fictive spaces and frank waters’ otherworlds

I should be reading the sixth essay in Bringing the Devil to His Knees. I still want to get through that book but the brain of school has me and I also wanted to finish up the Frank Waters memoir I’ve had on my desk for months. Interesting that the last two books I’ve read have been memoirs of writers I admire rather than fiction. I’ve been rereading my own fiction but can’t get vested in longer narratives lately.

And this summer I became so interested in the six armed cross at La Garita this summer in Colorado.  I was so taken by the cross. So when I read about Four Corners and read about Taos and Waters’ life traveling around Colorado and New Mexico I had to finish the book. First it made me homesick for Colorado and then it gave me some ideas for another writing project—or rather an old project I’d like to return to. I thought about why I write fiction in the first place. Why anyone wants to create fictive places or imaginary worlds. I thought about how I could add a bit more of the surreal into the writing—more strange dimensions to the writing.

Here is what Waters’ has to say about the cross—and as he writes cross I can’t help but think of the cross on the map the borders make marking the Four Corners area—and the meaning of the cross to the Hopi people and their migration across the continent in their creation myth:

The cross is one of the oldest and most universal symbols known to man. The center point always has been profoundly significant. For if the four arms of the cross extending in opposite directions represent division and conflict, their point of intersection signifies reconciliation and unification. Regarded another way, the horizontal arms represent linear, secular time, the vertical arms represent durational, eternal time. At their intersection they merge into one unbroken timeless time. The center point, in effect, is the meeting point between the conscious and the unconscious.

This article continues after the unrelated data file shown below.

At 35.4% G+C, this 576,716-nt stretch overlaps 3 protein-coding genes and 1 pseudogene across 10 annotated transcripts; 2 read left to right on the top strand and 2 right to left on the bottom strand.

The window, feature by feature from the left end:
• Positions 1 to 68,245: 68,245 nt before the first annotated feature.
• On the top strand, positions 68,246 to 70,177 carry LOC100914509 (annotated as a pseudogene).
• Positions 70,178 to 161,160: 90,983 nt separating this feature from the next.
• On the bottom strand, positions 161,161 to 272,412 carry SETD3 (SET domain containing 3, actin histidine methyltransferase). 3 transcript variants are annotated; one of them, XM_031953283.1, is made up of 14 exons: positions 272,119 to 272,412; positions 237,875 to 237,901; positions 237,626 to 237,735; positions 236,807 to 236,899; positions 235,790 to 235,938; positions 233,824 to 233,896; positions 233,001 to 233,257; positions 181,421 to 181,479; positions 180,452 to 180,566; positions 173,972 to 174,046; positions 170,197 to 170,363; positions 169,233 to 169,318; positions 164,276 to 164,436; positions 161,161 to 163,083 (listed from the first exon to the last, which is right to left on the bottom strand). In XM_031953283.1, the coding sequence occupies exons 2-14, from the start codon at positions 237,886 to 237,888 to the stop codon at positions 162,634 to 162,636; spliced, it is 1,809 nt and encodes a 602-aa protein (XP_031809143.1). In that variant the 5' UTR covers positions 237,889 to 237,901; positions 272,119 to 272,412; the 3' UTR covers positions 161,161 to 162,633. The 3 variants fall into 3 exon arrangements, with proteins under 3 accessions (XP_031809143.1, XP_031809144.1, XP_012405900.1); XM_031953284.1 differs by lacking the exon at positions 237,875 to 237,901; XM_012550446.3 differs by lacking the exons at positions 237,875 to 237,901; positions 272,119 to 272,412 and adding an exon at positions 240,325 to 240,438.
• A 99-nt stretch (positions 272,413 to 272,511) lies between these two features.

Anyway, to the Hopi the place and the cross represents the search for spiritual unity—the outer and inner movement of all humanity. Like the Ute or the Hopi concept of space I have been reading from Frank Waters’ book Of Time and Change. A place is neither two nor three-dimensional but four. In the San Luis Valley—New Mexico and Four Corners place in the country—finite concepts of time and space seem inadequate. And of course this reminds me of fictive space…a continuum of time and space…

Anyway I’d like to return to this concept in a piece I wrote called House of Two Bears—a story that follows the Abuelito or where I follow the Abuelito through some of his crazy stories in fiction. I also like the idea in Hopi religion—the idea that if you have a great loss in one of the four worlds you can move on to the next and look for reconciliation. And only in fictive spaces can I follow the Abuelito through time and space. And like Frank Waters notes in his memoir–some people from the southwest just seem more in tune to those “otherworlds”. So maybe the Abuelito was in touch and so maybe I can in a small way get in touch with those otherworlds” via the fiction.

Published by john paul jaramillo

John Paul Jaramillo was born and raised in southern Colorado. His stories and essays have appeared in numerous publications, including the Acentos Review, Palabra, A Magazine of Chicano and Latino Literary Art, and most recently in Duende. His collection The House of Order: Stories was named an International Latino Book Award Finalist and his novel in stories Little Mocos is forthcoming from Twelve Winters Press. In 2013 the editors of Latino Boom: An Anthology of U.S. Latino Literature listed Jaramillo as one of its Top 10 New Latino Authors to Watch and Read.

One Comment

  1. I remember “House of Two Bears,” and am glad you are returning to it.

    Reply

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